The coronavirus is now present in Gaza, the populous Palestinian enclave blockaded by air, land and sea since 2007. An epidemic would be calamitous. Hamas should tighten public health measures; Israel should loosen restrictions so that medical supplies can enter and afflicted Palestinians can leave.
CrisisWatch is our global conflict tracker, a tool designed to help decision-makers prevent deadly violence by keeping them up-to-date with developments in over 80 conflicts and crises, identifying trends and alerting them to risks of escalation and opportunities to advance peace.
In his introduction to this month’s edition of CrisisWatch, our President Robert Malley says hopes are rising for resolution of intractable conflicts in Afghanistan and South Sudan. The human suffering in Syria’s Idlib, however, is reaching unprecedented levels.
A Huthi offensive threatens to engulf Marib, a province controlled by Yemen’s internationally recognised government and full of internally displaced people. Outside powers should act now to halt the fighting, which could deepen the existing humanitarian crisis and ruin peace efforts elsewhere in the country.
Le nouveau gouvernement et président tunisiens représentent des forces politiques qui ont émergé lors des élections de la fin 2019, suscitant populisme, polarisation et tensions. Avec le soutien judicieux de l’Union européenne, la nouvelle classe politique devrait se concentrer sur l’économie et choisir la voie du dialogue et de la réforme administrative.
Most Syrian refugees in Lebanon have thought many times about going home but in the end deemed the risks too great. Donors should increase aid allowing the Lebanese government to continue hosting the Syrians, so that any decision they make to leave is truly voluntary.
Prospects for the 2015 nuclear deal’s survival are dimming, as Washington tightens its sanctions, Tehran loosens its compliance, U.S.-Iranian clashes pick up in intensity and European powers crack down on agreement breaches. Third-party mediation is likely required to stave off the accord’s demise.
A tumultuous month in north-eastern Syria has left a tense standoff among the regime, Turkey and the YPG, mediated by Russia and, to some degree, still the U.S. All parties should respect the ceasefire as the regime and YPG negotiate more stable long-term arrangements.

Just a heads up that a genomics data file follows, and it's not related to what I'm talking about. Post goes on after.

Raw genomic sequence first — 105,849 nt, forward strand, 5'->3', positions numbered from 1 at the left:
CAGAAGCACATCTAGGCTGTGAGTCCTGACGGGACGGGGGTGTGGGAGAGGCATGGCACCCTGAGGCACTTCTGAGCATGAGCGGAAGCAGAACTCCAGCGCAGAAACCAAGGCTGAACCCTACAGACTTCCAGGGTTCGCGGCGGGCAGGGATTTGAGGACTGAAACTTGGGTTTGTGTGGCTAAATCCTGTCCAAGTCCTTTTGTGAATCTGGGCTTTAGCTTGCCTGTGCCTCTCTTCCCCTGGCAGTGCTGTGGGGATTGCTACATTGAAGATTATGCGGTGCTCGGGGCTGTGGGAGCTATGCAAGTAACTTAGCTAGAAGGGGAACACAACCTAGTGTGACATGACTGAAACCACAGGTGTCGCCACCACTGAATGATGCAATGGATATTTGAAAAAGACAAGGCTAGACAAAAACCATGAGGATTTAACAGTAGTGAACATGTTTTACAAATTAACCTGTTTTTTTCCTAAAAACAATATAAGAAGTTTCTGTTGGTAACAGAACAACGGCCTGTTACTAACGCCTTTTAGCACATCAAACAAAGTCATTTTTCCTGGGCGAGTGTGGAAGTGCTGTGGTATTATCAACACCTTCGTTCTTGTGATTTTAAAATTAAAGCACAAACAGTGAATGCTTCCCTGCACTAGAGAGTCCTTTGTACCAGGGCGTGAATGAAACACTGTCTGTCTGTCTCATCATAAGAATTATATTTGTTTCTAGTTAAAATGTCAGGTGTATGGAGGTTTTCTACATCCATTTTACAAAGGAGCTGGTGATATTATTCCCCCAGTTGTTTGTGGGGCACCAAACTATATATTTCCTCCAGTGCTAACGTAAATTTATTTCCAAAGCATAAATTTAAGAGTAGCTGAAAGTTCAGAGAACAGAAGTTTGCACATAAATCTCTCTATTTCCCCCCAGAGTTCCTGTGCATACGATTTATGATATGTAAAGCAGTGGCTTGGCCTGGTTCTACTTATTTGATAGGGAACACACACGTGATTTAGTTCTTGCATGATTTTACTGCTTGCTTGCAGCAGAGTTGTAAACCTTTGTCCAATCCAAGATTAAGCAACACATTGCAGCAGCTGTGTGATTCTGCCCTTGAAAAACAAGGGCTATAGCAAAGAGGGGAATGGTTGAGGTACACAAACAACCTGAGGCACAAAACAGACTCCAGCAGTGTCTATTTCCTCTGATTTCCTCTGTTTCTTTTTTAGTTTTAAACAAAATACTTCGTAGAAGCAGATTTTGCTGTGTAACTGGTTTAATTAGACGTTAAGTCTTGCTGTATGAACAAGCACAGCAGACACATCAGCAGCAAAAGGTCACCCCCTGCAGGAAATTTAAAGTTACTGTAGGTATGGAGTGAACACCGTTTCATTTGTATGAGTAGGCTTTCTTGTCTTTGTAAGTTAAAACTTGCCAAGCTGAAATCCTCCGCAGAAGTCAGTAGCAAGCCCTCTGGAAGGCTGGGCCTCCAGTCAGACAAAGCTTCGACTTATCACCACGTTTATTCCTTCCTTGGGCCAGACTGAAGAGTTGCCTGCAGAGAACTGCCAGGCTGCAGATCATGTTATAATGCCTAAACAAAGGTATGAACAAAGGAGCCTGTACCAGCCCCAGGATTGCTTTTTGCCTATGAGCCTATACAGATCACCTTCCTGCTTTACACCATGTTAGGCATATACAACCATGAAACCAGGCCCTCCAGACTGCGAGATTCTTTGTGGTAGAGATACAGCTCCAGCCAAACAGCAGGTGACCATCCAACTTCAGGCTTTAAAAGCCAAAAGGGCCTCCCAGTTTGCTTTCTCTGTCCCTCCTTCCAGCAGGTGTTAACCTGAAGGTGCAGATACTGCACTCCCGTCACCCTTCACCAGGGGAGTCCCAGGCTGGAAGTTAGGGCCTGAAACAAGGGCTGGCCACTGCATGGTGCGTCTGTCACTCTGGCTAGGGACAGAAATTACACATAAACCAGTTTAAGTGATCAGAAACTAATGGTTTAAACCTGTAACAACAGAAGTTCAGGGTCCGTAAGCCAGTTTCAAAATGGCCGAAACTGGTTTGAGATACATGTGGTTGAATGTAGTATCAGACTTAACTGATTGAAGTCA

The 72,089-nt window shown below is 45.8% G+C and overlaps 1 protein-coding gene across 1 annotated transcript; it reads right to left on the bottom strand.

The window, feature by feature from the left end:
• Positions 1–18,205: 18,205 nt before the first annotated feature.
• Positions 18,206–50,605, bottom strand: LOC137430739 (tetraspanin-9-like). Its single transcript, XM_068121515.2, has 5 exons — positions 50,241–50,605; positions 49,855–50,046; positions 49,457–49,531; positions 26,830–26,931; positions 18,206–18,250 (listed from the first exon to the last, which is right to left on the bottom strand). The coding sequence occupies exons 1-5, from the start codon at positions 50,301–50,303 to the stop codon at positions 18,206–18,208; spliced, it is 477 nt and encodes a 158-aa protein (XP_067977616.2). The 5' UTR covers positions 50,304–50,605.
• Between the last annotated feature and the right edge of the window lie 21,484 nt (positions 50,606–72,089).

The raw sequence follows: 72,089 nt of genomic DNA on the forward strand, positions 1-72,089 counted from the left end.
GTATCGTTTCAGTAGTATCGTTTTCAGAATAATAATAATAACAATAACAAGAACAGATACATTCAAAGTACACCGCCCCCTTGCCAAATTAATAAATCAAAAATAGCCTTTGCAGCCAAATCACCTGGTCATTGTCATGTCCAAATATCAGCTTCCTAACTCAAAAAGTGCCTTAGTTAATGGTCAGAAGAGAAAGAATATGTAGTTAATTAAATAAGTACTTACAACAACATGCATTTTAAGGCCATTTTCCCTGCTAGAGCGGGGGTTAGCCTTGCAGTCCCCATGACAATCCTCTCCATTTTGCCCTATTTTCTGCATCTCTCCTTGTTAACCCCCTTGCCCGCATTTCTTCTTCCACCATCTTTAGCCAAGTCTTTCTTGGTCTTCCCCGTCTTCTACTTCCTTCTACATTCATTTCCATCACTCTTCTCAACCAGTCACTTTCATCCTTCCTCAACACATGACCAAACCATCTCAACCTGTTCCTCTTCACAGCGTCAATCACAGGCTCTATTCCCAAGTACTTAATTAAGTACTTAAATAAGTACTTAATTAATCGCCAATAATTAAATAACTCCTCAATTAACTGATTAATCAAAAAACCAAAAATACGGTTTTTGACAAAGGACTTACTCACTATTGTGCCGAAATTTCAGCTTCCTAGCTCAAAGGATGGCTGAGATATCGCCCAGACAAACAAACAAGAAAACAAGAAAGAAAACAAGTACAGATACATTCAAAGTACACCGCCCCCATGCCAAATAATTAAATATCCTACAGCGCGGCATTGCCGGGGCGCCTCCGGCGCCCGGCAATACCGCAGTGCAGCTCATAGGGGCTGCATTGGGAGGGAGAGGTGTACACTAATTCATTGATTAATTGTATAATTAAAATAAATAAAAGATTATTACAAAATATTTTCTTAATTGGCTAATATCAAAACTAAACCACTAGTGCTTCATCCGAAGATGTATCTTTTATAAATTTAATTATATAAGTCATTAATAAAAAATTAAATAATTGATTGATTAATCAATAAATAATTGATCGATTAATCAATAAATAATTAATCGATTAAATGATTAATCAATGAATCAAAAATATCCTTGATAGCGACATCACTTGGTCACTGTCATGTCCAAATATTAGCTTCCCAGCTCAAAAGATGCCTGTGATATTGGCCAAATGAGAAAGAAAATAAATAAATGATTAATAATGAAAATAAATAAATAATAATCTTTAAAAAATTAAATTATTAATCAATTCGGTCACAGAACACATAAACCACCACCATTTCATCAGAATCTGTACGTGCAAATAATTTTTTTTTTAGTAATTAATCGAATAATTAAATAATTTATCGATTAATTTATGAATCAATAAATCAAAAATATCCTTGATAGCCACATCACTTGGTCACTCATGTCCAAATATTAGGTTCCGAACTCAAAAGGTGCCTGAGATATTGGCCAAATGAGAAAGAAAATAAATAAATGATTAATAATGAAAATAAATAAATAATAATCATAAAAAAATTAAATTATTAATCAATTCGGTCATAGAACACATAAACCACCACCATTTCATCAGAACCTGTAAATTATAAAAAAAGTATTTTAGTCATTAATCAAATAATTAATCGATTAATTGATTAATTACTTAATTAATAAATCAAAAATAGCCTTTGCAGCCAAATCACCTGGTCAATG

If the United States is forced out of Iraq in an ugly, contentious fashion, it could poison the bilateral relationship. (Quoted with Maria Fantappie)
As the Syrian economy continues to deteriorate and violence escalates, fewer and fewer families will be able to access even the nominally available public care.
[The Syrian civilian population] think it’s suicidal to move toward the regime, or at best, it’s unknown.
[The sanctions] are a testament to this administration's doctrinal belief in the effectiveness of sanctions to bring Iran to its knees.
These [Turkish and Russian] patrols are meant to be politically symbolic, demonstrating both countries’ ability to cut through rebel-controlled Idlib and secure the highway.
Now [Yemen's] fate is linked to a much bigger picture in a three-dimensional chess game.
Washington and Tehran could use the public health emergency to show goodwill, dial down tensions while saving face, and avoid a dangerous confrontation.
Originally published in Foreign Policy
Ethiopia and Egypt are in a heated standoff over a dam the former is building on the Blue Nile. To buy time for reaching a comprehensive settlement, the parties should agree on an interim fix covering the first two years of filling the dam’s reservoir.
The plan could pave the way for an Israeli takeover of the holy site in Jerusalem.
Originally published in Al Jazeera
To help justify its coercive measures against the Islamic Republic, Washington often evokes Iranian women’s struggles for inclusion and equality. But evidence from today’s Iran shows that U.S. policies are instead contributing to holding women back.